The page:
Get in the water with your little one!
Just in case you need anymore reasons to get in the water with your little one . . .
3 Reasons To Teach Your Infant to Swim
Infant swimming lessons are popular and exciting for new and experienced parents alike.
But can parents explain to their peers and family why swimming lessons are important?
Read on to find out 3 reasons we believe swimming lessons are important...
1. Safety Starting swimming lessons from a young age may give swimmers a safety advantage if they find themselves in a dangerous situation. Many of the skills taught in lessons correlate to real life safety situations - breath control, front and back floating, turning, propulsion and climbing out can all be used should an accident occur around the water.
Instructors should ensure they are explaining why these safety skills are being taught and how to recognise when to use them. Questions such as “what do you do if you fall in the pool/creek/dam” or statements such as “swim around your parent back to the safety of the shallow ledge/side” will assist in educating swimmers and parents within the lesson.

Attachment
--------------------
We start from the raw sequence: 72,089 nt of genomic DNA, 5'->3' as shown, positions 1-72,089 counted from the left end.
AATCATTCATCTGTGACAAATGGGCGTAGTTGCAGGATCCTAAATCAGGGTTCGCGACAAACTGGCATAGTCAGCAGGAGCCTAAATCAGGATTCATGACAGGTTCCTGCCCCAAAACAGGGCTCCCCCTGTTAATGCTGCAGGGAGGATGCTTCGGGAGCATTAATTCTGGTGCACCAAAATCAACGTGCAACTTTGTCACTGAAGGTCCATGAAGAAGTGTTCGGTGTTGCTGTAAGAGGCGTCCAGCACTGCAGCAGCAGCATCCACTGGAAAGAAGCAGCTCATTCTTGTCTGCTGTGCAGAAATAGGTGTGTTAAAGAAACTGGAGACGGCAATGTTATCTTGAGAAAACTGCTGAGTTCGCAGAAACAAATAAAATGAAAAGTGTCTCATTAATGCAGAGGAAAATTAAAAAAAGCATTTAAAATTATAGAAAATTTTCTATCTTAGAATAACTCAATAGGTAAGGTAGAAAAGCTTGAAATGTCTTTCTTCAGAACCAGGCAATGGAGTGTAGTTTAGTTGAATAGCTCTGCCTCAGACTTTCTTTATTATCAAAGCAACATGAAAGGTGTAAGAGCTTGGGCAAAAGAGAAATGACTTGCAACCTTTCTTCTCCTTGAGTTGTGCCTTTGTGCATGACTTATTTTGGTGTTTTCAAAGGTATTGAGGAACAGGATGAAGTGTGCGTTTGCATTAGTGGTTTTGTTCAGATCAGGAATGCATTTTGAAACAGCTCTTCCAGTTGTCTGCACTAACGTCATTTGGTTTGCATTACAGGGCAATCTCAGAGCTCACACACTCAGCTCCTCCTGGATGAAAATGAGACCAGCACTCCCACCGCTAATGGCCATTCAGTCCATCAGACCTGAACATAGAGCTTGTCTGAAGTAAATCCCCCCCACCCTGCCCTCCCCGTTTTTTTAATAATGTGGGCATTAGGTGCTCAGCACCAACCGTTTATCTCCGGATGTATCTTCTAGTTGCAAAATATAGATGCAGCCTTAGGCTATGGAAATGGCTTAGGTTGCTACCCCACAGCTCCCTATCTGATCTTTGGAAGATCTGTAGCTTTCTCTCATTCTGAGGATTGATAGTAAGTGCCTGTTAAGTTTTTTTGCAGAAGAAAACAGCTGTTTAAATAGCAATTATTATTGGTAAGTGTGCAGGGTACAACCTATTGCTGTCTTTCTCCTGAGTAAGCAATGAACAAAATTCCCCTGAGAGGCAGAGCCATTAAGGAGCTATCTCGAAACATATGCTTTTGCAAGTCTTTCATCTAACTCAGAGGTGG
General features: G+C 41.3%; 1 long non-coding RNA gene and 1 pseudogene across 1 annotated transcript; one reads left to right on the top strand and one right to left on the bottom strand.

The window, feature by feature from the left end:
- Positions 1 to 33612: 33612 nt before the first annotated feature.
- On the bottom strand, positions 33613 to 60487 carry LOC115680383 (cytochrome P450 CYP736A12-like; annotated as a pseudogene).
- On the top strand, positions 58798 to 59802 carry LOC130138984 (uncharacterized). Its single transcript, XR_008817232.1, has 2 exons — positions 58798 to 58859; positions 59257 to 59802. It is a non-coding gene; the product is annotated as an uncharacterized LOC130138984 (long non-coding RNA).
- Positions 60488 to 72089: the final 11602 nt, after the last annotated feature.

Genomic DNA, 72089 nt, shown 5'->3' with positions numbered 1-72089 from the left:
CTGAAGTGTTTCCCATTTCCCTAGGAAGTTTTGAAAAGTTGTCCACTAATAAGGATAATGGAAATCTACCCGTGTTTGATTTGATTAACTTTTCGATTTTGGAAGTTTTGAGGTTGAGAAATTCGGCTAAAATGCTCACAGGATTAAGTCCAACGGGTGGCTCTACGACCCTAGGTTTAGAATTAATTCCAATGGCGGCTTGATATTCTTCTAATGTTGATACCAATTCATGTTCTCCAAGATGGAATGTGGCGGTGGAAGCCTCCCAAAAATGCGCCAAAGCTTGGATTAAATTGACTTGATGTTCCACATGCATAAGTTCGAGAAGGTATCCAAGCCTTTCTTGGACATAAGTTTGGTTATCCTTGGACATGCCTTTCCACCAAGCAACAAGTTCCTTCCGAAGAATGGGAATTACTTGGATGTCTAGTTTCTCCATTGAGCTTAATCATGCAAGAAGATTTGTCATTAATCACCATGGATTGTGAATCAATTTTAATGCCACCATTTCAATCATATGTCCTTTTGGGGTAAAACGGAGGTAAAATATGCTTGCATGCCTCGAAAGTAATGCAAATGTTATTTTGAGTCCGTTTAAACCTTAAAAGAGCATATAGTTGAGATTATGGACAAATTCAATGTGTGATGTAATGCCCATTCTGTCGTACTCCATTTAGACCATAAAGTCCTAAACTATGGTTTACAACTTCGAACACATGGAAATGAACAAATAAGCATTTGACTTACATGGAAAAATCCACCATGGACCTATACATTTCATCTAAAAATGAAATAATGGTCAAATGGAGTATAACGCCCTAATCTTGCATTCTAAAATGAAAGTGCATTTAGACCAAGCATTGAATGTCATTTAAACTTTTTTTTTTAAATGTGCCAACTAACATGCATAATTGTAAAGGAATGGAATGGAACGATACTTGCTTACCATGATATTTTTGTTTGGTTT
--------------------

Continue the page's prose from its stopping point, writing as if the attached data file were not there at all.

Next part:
2. Bonding How many activities are there in life that parent and child spend time together without any distractions? Infant swimming lessons offer parents half an hour to put down their mobile phone, forget about the outside world and participate in the lesson with their child.
Very young babies need constant support and assistance from their parent. Older swimmers need reassurance, manipulation and praise in their lesson. Swimmers of all ages rely on social referencing with their parent for in and satisfaction within the lesson.
Other bonding experiences can happen in the water when swimmers and parents forge friendships within their lesson
All swimmers should be supervised closely at all times no matter how confident they are in their swimming abilities.
3. Academic Proof A longitudinal study done by Griffith University in Australia found that swimmers who participate in swimming lessons show more advanced physical and cognitive abilities than their non-swimming peers. In fact young swimmers were between 6-15 months ahead of the non swimming population in problem solving and following instructions. Swimming is not only great for infants physical capabilities but also assist in their intellectual growth.
We believe swimming is an important life skill for all ages. What is your reason to participate in or provide infant swimming lessons?